The NYT reports:
When he rejected a new European accord on Friday that would bind the continent ever closer, Prime Minister David Cameron seemingly sacrificed Britain’s place in Europe to preserve the pre-eminence of the City, London’s financial district. The question now is whether his stance will someday seem justified, even prescient.
Mr. Cameron refused to go along with the new European plan of stricter fiscal oversight and discipline hammered out in Brussels this week, in great part because of fears that the City would be strangled by regulations emanating from Brussels. * * *
But will it matter? The article points out that:
- Non-British banks in the UK will still be subject to EU regulation.
- European activity might be redirected from the UK to Frankfurt.
- Europe could prohibit its banks from dealing with UK firms that didn’t adhere to EU regulation.
- But the UK could exit the EU, reducing the impact of EU regulation in the UK.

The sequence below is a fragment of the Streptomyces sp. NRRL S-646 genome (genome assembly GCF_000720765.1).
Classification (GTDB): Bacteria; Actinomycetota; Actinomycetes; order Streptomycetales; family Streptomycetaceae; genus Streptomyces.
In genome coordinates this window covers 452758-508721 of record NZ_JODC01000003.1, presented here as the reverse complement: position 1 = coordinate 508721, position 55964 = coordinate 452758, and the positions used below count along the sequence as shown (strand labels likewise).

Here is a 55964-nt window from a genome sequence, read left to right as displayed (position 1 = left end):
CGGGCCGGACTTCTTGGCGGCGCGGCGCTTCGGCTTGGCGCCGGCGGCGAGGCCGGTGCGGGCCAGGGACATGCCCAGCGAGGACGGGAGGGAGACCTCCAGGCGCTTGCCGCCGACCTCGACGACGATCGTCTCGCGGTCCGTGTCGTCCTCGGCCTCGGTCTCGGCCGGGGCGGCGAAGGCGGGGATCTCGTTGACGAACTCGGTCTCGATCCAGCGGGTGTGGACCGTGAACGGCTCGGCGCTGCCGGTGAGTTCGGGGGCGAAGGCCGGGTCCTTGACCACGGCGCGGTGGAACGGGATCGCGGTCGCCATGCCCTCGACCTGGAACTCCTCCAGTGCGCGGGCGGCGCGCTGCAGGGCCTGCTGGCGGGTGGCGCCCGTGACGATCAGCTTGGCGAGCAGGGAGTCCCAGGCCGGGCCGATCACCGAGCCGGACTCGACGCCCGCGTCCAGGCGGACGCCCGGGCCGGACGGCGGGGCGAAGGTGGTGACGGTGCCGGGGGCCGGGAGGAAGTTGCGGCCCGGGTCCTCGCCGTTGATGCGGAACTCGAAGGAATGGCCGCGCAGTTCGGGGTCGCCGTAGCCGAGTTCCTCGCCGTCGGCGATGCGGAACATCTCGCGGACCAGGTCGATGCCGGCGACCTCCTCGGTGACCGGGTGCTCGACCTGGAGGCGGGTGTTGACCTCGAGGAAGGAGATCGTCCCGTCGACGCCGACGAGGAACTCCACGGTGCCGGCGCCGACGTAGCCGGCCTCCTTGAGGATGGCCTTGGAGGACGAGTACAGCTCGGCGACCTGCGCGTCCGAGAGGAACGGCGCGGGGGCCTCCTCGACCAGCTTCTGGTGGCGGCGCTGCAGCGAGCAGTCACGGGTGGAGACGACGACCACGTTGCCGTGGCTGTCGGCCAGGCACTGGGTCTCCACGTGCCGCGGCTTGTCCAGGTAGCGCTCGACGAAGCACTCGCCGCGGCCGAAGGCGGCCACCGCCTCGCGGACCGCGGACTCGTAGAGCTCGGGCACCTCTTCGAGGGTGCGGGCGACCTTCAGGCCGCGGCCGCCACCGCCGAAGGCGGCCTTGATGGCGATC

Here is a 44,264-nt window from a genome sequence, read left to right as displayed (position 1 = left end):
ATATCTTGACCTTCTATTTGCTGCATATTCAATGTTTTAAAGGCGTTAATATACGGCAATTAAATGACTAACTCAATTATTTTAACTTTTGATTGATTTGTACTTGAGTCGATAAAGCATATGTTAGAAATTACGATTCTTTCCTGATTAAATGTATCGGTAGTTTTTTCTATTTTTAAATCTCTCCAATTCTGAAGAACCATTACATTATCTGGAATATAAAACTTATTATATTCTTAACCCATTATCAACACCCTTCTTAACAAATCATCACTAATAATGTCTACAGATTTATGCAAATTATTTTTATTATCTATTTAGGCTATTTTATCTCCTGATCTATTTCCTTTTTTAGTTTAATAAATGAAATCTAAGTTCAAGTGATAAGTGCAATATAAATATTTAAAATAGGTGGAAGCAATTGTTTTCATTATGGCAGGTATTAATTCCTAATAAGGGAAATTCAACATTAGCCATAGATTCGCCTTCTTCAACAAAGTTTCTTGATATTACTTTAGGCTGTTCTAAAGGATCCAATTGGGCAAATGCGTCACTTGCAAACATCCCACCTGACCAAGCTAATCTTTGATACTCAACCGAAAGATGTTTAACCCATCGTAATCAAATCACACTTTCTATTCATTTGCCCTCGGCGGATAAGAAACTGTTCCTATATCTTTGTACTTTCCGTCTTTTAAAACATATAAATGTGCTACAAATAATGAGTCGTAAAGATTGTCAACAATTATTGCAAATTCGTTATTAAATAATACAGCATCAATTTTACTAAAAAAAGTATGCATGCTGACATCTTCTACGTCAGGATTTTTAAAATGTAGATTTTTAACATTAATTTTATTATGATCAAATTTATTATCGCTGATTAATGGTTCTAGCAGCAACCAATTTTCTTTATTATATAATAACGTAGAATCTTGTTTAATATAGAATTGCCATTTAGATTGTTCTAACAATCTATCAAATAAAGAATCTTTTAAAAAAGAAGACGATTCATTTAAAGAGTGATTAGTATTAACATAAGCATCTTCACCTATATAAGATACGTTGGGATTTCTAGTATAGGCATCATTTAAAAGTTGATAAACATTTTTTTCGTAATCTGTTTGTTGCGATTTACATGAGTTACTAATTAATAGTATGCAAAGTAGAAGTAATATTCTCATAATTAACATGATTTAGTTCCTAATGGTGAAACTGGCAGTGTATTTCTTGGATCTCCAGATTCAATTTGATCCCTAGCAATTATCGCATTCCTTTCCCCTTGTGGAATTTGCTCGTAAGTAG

- European banks would still have a powerful incentive to remain global by competing in the UK market.
- Even if excluded from Europe, UK banks would still compete powerfully for U.S. and Asian business. The UK didn’t lose its edge when it stayed with the pound, and likely won’t if it opts out of EU regulation.
And of course there’s the question whether UK hedge funds and other financial institutions will be better global competitors without being saddled by more intrusive European regulation.
Cameron’s move is a reminder that the EU has a double edge: it promotes competition within the EU, but erects a regulatory cartel for the EU against the rest of the world. With or without the cartel, it’s still a global economy, governed by the powerful forces of jurisdictional competition. Federal cartels can slow down that completion but not stop it.
It’s a lesson worth remembering for U.S. securities regulators.